The end of the Isle of Skye comes with a thunderclap: Neist Point, on the far west of the island, features an impressive interplay of cliffs and sea.
A headland of sheer cliffs stretches into the sea at the westernmost end of the Isle of Skye – almost as if Skye were trying to touch the Outer Hebrides.
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The shape of this headland is unique: like a ski jump, the first part of Neist Point rises first, then swings out into a plateau beyond. At the very end sits one of Scotland’s signature lighthouses.
Visitors can view Neist Point in two ways. One is by walking to the lighthouse, but the other is by taking a detour to the side. For walking a short distance along the cliff opens up the typical view of Neist Point as seen in many pictures – including the one above.
However, the view is worthwhile elsewhere too – across the Minch, that is the sea between the Inner and Outer Hebrides, the silhouettes of Benbecula and South Uist stand out.
Having had your fill of Neist Point from here, stroll back along the bluff. Beware: after all, this is almost 100 metres down to the sea. In 2013, this cost one person his life when he fell down.
The brave descend directly to the headland from there, but this already requires a sure foothold. All others walk safely back to the parking lot gate and then down the stairs from there.
At the bottom of the stairs are still remains of the old cable car that helped residents and workers here transport materials up and down more easily.
The path to the lighthouse takes the path of least resistance, staying on the flatter side of the small hill that rises before the walkers. This hill is 95 metres high and bears the Gaelic name of An t-Aigeach – the Stallion.
The further up the peninsula you go, the clearer the view across Moonen Bay and Waterstein Head opposite. This mesa rises to 296 metres here, after all.
Following the trail further, the Neist Point lighthouse appears.
The descent from here presents few problems and eventually the hiker reaches the finish.
Of course, this beacon has also long since been automated; no lighthouse keeper lives here anymore. More than ten years ago, however, there was even a bed and breakfast here. Why the owner abandoned it is not entirely clear. In 2002, there was dispute with a landowner who generally wanted to ban tourists from Neist Point. Maybe it’s related to that?
One thing is certain: at a close look, Neist Point Lighthouse turns out to be a dump – not very nice. The B&B rooms are still there, but there’s trash everywhere. Better to go around to the foghorn then.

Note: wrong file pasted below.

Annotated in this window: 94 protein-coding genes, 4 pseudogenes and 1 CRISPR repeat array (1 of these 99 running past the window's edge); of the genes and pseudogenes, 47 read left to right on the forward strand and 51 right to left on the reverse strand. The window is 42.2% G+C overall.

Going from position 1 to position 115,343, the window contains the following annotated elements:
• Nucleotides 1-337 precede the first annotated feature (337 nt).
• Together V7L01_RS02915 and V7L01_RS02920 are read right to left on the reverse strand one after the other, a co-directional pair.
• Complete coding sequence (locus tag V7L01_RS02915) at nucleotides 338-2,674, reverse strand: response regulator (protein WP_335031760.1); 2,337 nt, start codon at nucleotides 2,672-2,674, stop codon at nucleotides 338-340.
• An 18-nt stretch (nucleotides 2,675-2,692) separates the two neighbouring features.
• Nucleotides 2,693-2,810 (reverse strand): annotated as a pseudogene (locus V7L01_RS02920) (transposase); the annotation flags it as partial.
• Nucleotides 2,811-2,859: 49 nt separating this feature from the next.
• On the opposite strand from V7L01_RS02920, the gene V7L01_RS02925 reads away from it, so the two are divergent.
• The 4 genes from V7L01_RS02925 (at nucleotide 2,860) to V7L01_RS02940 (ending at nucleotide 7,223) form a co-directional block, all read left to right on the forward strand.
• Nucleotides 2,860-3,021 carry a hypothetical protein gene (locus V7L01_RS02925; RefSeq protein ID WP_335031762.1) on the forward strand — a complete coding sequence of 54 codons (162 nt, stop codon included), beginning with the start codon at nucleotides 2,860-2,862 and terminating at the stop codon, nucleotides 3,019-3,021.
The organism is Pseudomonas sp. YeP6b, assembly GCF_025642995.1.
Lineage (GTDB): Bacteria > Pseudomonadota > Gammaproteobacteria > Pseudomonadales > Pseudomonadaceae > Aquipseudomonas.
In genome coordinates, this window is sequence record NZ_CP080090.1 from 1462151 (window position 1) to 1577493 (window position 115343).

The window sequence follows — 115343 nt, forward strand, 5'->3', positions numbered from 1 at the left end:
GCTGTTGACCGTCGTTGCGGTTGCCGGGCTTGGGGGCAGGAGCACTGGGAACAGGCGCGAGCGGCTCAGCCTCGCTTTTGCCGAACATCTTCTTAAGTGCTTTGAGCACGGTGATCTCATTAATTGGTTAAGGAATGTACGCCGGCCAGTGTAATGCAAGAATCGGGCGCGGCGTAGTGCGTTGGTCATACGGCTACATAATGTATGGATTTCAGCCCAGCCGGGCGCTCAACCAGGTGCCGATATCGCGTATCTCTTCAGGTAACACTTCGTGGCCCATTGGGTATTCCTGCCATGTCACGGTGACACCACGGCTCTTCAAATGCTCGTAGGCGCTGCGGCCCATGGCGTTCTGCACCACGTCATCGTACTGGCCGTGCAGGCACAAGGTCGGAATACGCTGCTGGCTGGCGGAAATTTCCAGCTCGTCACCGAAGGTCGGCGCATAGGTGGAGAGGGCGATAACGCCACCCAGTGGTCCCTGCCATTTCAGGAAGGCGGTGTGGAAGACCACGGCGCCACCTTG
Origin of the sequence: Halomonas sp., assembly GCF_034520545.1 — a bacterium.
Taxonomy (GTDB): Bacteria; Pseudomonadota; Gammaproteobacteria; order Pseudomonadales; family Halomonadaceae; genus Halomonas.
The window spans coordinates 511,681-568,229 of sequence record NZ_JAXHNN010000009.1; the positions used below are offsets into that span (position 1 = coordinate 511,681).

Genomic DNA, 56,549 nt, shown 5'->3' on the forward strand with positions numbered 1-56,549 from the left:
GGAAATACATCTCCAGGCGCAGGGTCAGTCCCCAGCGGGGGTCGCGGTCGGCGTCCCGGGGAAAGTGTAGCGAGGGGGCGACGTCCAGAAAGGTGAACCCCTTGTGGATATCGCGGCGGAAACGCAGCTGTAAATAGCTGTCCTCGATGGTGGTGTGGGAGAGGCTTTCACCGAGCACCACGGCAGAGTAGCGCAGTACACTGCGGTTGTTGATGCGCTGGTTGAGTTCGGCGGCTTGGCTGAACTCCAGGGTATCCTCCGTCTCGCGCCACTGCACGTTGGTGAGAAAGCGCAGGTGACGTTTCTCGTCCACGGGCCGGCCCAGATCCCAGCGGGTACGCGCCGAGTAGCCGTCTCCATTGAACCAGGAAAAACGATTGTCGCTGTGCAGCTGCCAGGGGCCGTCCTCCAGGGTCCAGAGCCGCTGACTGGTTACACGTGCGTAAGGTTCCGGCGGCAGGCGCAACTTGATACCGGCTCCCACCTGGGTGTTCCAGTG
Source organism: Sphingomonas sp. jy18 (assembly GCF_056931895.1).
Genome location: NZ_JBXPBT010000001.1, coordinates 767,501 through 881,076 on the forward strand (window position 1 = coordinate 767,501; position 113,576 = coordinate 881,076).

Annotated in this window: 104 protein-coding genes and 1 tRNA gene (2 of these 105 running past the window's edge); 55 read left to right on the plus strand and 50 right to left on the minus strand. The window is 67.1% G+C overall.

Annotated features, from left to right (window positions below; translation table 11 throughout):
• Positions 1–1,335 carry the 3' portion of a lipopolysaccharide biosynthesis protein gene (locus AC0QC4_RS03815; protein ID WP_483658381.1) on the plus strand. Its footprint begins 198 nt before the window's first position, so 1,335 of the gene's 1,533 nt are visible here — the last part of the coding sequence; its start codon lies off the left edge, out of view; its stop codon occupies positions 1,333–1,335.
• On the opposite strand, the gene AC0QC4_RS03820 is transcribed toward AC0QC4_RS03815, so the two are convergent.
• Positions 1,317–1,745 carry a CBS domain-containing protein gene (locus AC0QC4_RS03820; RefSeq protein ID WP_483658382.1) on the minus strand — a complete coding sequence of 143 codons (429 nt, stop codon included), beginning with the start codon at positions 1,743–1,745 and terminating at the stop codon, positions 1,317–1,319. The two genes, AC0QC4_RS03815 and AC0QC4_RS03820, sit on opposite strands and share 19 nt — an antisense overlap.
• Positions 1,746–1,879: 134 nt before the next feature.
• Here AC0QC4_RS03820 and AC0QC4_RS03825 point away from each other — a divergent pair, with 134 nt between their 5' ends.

Better, though, is the trip away from the lighthouse down the little trail toward Waterstein Head. At the end of the path is a small concrete jetty with an old crane.
At some point you should then make your way back, which is harder than the way there. For not only must the An t-Aigeach now be conquered once more, but afterwards the many steps up to the parking lot.
The last climb is really energy sapping. But then you arrive back at the parking lot. The distance from the parking lot to the lighthouse, then to the pier and back is about six kilometers. However, you have to climb about 100 metres in altitude.
Visitors with little time, should consider foregoing the walk to the lighthouse and instead just enjoy the view of this unique headland.
Knowledge: About Neist Point
Pronounced roughly, the first part of the name is “sneeze” and not “neest.”
Like almost all of its kind, this lighthouse was built by a member of the famous Stevenson family in 1909. It is about 19 meters high and rises a total of 43 meters above sea level on the cliffs.
The headland and bays are home to many interesting species. Seabirds such as gannets can be seen here and dolphins, and rarely even orcas, can also be seen cavorting here.
What the shack at the parking lot is for is not entirely clear. It appears to be fairly new. In 2013, it was proposed that a small shop be built here. Possibly the shack is the shell of that.
Tip: Finding the Neist Point photo motif
Just past the gate, the path forks. One takes the steps down to Neist Point, the other goes up along the cliff. You get the typical photos of Neist Point on the trail that branches off to the right.
There are two options. The first leads directly from the car park down a track into “Mointeach nan Tarbh”. Translated, this means the “Moor of the Bull.” You should actually put on proper hiking boots for this one.
After a short while there is no real path, you have to swing towards the sea at some point and head back along the coast towards the car park. Advantage: more nature.
Lighter and less messy, on the other hand: Turn right behind the new cottage at the gate to Neist Point.
Just walk along the shoreline until the camera angle fits. Advantage: faster.
With sat nav: “IV55 8WU” gets you on the road to the lighthouse.
Without sat nav: Just before Dunvegan, the single track road B884 leaves the A863 towards Gleann Dail (Glendale). Follow it until just before Milovaig, where a road branches off to Waterstein and Neist Point. At the very end of this road is a car park which ends at a gate. Here it’s a case of putting on your sturdy shoes, as you continue on foot.